A couple of months ago, I called Capital One to activate a new credit card. I was patched through to LaKia in Virginia. My issue was so easily remedied that we got to chatting about our weekends. I told her I was in the middle of a huge kitchen renovation and couldn’t go camping with my son until I received a shipment of building supplies. She told me her own son had been bugging her to go camping, but she was apprehensive. She lamented with me about my kitchen woes, and I gave her some suggestions for first-time campers. It was a great chat.
Two weeks later, an Amazon box showed up on my doorstep. I knew I hadn’t ordered anything. Inside I found a beautiful memory foam kitchen mat. At the bottom of the box was a gift note… from LaKia. “NO WAY!” I said aloud, and immediately called my husband. Then my sister. Then I shared my story on Facebook. No one I knew had ever received a personal gift from a customer service rep. My love for Capital One had never been stronger.
But also, I was pretty surprised. Was this the kind of thing Capital One does often? What about other companies? I hadn’t even been a disgruntled customer — there was no need for them to use a gift as an apology. So, like any good journalist, I decided to dig into the “gifting” policies of American companies to find out how common this kind of day-brightening thing really is. What I found shocked me.
Making a Connection
When I read the note from LaKia at Capital One, I didn’t immediately remember why I had called customer service in the first place. But I did remember our lovely conversation, because it had been so positive, rather than an exercise in patience.
“These days there seems to be less and less human connection,” says Doug Woodard, Capital One senior vice president in the customer service department for U.S. cards. “A connection with a complete stranger who is empathetic, truly listens, and tries to help solve your issues, stands out.” Sending surprise gifts, he tells me, has been a part of Capital One culture for years.
Meal delivery service Blue Apron also sends customer gifts as a way to create meaningful connections. “We never view the relationship we have with our customers as a transactional, one-way experience,” says Nisha Devarajan, senior director of communications at Blue Apron. For example, the Blue Apron team will often send customers a “love note” or an actual apron (blue, of course) when they reach a loyalty milestone.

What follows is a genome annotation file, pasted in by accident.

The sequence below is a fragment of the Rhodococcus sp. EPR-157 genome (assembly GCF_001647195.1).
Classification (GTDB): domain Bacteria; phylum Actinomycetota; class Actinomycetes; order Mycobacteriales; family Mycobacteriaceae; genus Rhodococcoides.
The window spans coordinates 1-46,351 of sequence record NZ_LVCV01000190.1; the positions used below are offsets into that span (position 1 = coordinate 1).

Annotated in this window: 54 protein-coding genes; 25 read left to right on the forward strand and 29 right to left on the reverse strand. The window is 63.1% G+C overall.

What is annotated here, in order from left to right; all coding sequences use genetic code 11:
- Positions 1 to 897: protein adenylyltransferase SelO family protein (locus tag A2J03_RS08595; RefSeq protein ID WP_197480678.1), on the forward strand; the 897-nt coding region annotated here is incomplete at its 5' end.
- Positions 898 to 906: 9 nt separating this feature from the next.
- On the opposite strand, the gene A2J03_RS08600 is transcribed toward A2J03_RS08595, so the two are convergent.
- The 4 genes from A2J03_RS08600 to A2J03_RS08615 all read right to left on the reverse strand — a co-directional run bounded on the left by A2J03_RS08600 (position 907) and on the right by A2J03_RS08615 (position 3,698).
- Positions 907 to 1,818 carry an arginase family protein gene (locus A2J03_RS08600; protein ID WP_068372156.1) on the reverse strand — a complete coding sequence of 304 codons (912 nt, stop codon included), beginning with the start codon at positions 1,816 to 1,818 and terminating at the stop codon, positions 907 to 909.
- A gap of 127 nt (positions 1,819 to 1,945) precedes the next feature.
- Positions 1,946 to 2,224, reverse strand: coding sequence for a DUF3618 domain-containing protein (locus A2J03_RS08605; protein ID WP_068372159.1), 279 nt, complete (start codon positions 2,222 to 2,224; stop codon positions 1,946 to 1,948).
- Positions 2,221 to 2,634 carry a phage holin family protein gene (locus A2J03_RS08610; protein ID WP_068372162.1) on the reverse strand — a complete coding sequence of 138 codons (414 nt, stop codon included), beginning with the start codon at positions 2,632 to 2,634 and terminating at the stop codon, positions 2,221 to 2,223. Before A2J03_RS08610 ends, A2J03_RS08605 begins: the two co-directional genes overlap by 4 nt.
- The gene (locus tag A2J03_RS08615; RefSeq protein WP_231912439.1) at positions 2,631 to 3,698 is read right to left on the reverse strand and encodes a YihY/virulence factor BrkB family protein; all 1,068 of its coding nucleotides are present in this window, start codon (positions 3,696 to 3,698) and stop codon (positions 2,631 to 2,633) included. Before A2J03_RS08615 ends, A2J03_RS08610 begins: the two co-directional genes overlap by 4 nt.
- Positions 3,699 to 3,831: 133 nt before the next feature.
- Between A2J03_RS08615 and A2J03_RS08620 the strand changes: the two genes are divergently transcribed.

How It Works
Every company handles their gifting policies differently. Blue Apron and Capital One both frequently send out handwritten note cards, and Blue Apron has what it calls “surprise and delight” gifts which include everything from spice blends to kitchen tools.
Capital One customer service reps are given autonomy to recognize important moments of connection and give gifts that are representative of the conversation — just like my kitchen mat. “We encourage our associates to be creative,” Woodard says, adding that his department has no strict budget or guidelines to adhere to when gifting — rather, employees are encouraged to get creative.
Home Chef, another meal delivery service, gives each of its customer service associates a $200 per month budget to spend as they wish. “The service we use most is flower delivery,” says Pauline Lazzeretti, customer experience operations manager at Home Chef. Through their account with a national floral delivery company, they frequently send bouquets to people who cancel their service.
Better to Give than to Receive
If you’ve ever been the recipient of a “pay it forward” act of kindness, you know how much it can brighten your day. “Random acts of kindness are as important to our company culture as they are to our customers,” Woodard says. “How our people feel and are treated goes directly into their role in caring for our customers.”
Home Chef’s gifting policy came about as an idea for how their customer service reps could increase positive interactions — they wanted to put the power of “smoothing things over” into the hands of their employees on the front lines. “Giving more than a basic resolution to a problem is a nice feeling for both the associate and the customer,” Lazzeretti says. “If you’re having a bad day, do something nice for someone else.”
Research has shown (and this article underlines the point) that when women — who are not shy about spreading the word when we have bad customer experiences — also tell an average 10 people when we have good ones. When I received my gift from Capital One, I couldn’t wait to tell everyone I knew. I also sent a Facebook message to Capital One to relay my joy.
And companies know this — they know that the “above and beyond” stories will make just as many headlines (if not more) than the horror stories. Woodard shared an anecdote about a recent customer service interaction — at the end of the call, the rep asked if there was anything else they could help the client with (as is customary) and the client replied, “I’d love a pepperoni pizza!” About 30 minutes later, the man’s doorbell rang. The customer was so elated he called back to find the associate who sent the pizza to thank them personally.
Many of Blue Apron’s customers, too, have written back their own “love notes” or shared their experiences on social media, paying the love right back. “We’re always looking for ways to build on our program and have more frequent and personal connections with our customers,” Devarajan says. “Cooking is a highly personal and emotional experience. It’s important that we embody these same attributes when serving our customers.”
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